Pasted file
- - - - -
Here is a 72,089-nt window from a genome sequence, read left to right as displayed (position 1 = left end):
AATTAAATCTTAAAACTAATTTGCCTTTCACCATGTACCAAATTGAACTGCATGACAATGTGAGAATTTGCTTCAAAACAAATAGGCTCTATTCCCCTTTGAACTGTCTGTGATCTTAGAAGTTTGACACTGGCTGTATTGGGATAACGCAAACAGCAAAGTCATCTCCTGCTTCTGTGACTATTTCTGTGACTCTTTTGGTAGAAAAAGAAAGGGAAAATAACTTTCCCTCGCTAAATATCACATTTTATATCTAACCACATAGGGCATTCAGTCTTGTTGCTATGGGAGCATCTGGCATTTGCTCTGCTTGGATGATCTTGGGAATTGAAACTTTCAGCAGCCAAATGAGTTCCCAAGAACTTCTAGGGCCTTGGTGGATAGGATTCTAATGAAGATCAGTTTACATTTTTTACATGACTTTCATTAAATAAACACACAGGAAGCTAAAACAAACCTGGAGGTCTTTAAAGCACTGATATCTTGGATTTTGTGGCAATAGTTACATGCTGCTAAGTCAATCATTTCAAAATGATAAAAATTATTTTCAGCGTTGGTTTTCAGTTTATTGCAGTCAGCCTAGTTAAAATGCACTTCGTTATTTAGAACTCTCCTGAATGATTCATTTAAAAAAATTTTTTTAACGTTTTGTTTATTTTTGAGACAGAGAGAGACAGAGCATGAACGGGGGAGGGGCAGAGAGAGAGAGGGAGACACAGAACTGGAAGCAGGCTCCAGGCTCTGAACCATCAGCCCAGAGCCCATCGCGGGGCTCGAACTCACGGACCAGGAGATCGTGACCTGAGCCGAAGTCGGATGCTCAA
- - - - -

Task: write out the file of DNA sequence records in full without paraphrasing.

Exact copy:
Here is a 72,089-nt window from a genome sequence, read left to right as displayed (position 1 = left end):
AATTAAATCTTAAAACTAATTTGCCTTTCACCATGTACCAAATTGAACTGCATGACAATGTGAGAATTTGCTTCAAAACAAATAGGCTCTATTCCCCTTTGAACTGTCTGTGATCTTAGAAGTTTGACACTGGCTGTATTGGGATAACGCAAACAGCAAAGTCATCTCCTGCTTCTGTGACTATTTCTGTGACTCTTTTGGTAGAAAAAGAAAGGGAAAATAACTTTCCCTCGCTAAATATCACATTTTATATCTAACCACATAGGGCATTCAGTCTTGTTGCTATGGGAGCATCTGGCATTTGCTCTGCTTGGATGATCTTGGGAATTGAAACTTTCAGCAGCCAAATGAGTTCCCAAGAACTTCTAGGGCCTTGGTGGATAGGATTCTAATGAAGATCAGTTTACATTTTTTACATGACTTTCATTAAATAAACACACAGGAAGCTAAAACAAACCTGGAGGTCTTTAAAGCACTGATATCTTGGATTTTGTGGCAATAGTTACATGCTGCTAAGTCAATCATTTCAAAATGATAAAAATTATTTTCAGCGTTGGTTTTCAGTTTATTGCAGTCAGCCTAGTTAAAATGCACTTCGTTATTTAGAACTCTCCTGAATGATTCATTTAAAAAAATTTTTTTAACGTTTTGTTTATTTTTGAGACAGAGAGAGACAGAGCATGAACGGGGGAGGGGCAGAGAGAGAGAGGGAGACACAGAACTGGAAGCAGGCTCCAGGCTCTGAACCATCAGCCCAGAGCCCATCGCGGGGCTCGAACTCACGGACCAGGAGATCGTGACCTGAGCCGAAGTCGGATGCTCAA